How is paradise within your grasp now, where life on earth is a foretaste of heaven? Claim the good things of your life and see them as God’s gifts to you, temporarily entrusted to you. Cherish what is good, so good in your life. But don’t confuse your goods with your possessions. They’re not. And see it all in the light of God, and in the life of God, and in the love of God. Why has God given us life? For love, and that will last forever. Claim love.
And then, secondly, for paradise to be within your grasp, don’t claim bondage. I’ve already named how even good things, if they become “possessions,” can snuff our life, which is when goods become bads. That’s a kind of bondage. And there’s kind of bondage around an unchecked addiction that can make life hell. But I want to speak to the kind of bondage that Jesus is speaking about here in our Gospel lesson appointed for today. That is bondage because of unforgiveness. Life can be a searing experience. Life is full of disappointments (at best) and outright violations (at worst). And there is no place where life is more compromised, and paradise more unrealized, than to live with unforgiveness. The metaphor for this in the Scriptures, the metaphor which Jesus uses, is a metaphor from prison. To be locked down or tied up in a prison. That’s the scriptural metaphor for unforgiveness. And it can be the most hellish form of solitary confinement for both the person who is being hated and the person who hates. Both are in prison; both are locked up.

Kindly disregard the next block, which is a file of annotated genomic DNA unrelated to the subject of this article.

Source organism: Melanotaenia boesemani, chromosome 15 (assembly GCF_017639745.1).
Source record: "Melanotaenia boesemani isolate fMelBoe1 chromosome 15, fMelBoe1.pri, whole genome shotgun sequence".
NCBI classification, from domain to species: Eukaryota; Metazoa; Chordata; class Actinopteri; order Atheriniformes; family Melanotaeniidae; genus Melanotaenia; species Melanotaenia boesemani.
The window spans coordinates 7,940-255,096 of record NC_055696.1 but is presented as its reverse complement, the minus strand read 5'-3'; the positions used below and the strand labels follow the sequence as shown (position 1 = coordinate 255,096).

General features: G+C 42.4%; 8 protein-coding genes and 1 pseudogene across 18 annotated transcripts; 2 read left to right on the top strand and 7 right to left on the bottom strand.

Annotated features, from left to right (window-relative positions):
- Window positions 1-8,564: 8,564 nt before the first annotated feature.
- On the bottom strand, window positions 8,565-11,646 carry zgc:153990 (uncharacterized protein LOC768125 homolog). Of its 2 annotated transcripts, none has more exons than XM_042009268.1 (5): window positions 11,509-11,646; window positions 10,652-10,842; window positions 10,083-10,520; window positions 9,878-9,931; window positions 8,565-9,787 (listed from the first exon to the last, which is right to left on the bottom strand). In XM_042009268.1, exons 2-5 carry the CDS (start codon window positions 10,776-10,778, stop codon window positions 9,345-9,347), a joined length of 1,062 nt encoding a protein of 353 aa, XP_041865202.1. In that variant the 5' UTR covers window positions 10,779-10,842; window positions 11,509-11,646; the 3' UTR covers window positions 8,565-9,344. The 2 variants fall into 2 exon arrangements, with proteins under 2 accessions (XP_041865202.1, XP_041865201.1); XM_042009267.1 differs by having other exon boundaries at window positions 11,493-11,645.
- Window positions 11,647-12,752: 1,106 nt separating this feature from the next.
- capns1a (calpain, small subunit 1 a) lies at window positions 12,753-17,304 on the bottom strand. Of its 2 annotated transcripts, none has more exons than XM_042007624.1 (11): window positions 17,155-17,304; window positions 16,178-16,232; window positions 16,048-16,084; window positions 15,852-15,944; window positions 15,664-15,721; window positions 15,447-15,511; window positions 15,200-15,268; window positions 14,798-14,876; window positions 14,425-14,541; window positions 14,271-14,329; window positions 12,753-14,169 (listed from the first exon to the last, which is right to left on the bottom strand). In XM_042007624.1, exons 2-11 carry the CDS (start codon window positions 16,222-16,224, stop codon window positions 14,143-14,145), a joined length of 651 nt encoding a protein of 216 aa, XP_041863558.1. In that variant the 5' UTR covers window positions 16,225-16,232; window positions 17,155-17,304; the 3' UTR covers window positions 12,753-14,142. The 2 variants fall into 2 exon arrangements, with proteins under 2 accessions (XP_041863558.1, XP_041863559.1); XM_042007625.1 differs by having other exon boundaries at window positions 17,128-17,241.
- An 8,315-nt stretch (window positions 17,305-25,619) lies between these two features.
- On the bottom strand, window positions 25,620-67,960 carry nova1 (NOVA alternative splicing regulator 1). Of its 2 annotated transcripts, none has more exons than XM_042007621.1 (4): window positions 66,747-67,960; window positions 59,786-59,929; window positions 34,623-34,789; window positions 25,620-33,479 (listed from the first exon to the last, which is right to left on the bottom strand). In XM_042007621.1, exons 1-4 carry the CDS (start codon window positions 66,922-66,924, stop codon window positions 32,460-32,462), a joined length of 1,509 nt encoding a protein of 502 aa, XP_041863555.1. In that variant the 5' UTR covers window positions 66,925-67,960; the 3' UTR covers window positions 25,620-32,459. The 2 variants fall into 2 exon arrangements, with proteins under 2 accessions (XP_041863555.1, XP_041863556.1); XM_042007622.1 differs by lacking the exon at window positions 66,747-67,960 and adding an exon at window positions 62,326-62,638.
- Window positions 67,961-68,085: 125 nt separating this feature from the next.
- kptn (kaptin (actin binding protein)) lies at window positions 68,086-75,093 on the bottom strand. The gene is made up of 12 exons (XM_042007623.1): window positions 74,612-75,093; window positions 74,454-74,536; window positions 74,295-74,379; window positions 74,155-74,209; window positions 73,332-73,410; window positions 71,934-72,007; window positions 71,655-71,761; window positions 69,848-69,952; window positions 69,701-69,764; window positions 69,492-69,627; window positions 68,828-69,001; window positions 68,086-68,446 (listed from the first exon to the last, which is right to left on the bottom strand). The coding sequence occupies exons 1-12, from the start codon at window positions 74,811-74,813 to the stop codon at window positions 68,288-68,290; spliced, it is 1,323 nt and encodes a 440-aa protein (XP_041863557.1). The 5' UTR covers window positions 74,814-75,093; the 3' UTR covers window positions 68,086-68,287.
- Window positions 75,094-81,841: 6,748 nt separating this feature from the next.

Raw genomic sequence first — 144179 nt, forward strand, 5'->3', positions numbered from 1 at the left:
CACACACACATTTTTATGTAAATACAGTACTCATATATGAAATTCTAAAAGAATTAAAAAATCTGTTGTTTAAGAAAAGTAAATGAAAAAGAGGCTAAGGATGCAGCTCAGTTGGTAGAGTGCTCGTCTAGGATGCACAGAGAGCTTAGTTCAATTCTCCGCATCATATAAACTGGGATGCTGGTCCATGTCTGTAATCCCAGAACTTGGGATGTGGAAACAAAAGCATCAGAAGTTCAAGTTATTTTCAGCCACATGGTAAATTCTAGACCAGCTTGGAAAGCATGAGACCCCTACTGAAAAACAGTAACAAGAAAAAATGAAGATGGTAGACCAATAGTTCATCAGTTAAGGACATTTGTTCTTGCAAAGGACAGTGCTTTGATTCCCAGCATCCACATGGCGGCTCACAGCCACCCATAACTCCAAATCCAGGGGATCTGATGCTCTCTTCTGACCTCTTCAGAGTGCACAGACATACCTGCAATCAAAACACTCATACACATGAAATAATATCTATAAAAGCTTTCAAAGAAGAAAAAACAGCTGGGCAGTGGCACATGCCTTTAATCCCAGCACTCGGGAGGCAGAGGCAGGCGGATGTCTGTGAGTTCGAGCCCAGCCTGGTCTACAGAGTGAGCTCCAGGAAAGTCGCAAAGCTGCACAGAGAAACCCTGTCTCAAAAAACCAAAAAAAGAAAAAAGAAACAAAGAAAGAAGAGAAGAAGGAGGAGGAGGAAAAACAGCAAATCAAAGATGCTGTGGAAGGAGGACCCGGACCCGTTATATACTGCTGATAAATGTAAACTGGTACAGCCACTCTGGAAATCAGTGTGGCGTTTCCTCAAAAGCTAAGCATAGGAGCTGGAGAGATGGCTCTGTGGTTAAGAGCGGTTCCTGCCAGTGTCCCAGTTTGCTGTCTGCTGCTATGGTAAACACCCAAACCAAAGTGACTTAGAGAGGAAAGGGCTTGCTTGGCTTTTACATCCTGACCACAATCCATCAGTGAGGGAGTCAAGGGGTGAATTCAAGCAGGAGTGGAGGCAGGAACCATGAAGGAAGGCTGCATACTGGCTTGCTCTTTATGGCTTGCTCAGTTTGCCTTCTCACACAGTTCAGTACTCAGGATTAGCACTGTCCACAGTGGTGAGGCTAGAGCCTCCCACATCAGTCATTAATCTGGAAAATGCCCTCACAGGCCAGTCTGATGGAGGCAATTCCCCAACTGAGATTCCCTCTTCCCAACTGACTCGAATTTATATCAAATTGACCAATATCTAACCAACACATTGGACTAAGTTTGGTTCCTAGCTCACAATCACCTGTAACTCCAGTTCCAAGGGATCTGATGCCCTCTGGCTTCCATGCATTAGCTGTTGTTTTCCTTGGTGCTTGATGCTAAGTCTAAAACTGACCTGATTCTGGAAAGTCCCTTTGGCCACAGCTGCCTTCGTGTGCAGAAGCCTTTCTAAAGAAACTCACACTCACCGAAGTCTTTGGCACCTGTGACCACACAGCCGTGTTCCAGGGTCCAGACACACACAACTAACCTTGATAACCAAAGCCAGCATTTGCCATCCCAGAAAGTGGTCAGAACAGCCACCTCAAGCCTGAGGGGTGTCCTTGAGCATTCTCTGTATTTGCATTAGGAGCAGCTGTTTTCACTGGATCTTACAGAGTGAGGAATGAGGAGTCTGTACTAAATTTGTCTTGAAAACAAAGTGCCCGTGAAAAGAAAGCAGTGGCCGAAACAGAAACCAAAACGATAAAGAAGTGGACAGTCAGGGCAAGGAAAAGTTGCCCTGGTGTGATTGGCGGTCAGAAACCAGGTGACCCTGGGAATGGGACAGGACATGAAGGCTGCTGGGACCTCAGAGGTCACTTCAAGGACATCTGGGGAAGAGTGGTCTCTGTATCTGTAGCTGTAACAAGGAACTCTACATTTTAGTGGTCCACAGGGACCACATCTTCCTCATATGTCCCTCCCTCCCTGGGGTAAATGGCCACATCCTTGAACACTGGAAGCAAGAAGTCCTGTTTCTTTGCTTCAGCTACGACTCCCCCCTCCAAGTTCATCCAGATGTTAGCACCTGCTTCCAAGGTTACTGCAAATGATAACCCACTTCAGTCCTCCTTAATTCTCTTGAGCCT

What Jesus meant is not altogether clear when he said, “Whatever you bind on earth will be bound in heaven, and whatever you loose on earth will be loosed in heaven.” If you have ever lived with unforgiveness – your not forgiving someone, your not setting them free for something they have done or not done, said or not said – you know something of the power of bondage, as does this other person. If you are possessing some unforgiveness about something or someone, let it go. You might need help with us, but you need to let that go, because it is crimping your life. And if you’re in touch with some unforgiveness in your own life toward someone who is no longer alive on this earth, don’t let that stop you for getting on with forgiving some. As we say in the funeral liturgy, “life is changed, not ended.” By forgiving someone who has died, you may be participating in the work of heaven, someone’s ultimate healing in the life to come. As we say in the Apostles’ Creed, “We believe in the communion of the saints.”iv We also believe in the communion of all souls and all sinners. Now that someone has died, someone who hurt you, you may find yourself in a place of need and also a place of safety and freedom to forgive them, if that is your need. That act will unbind you, and somehow in God’s eternity, that act of forgiveness will also be used by Christ in the unbinding of this departed soul, in setting them free also.
Live in love. Embrace all the goods in your life and don’t make any of those goods your possessions. Nor let anything bad possess you, and here I’m particularly talking about living with unforgiveness, which is kind of an oxymoron. Unforgiveness is not life, certainly not the “abundant life” that Jesus has promised us, for now.
i From the Lord’s Prayer: “Your kingdom come, your will be done, on earth as it is in heaven…”
ii Philippians 4:8.
iii Matthew 6:21.
iv Book of Common Prayer, p. 96.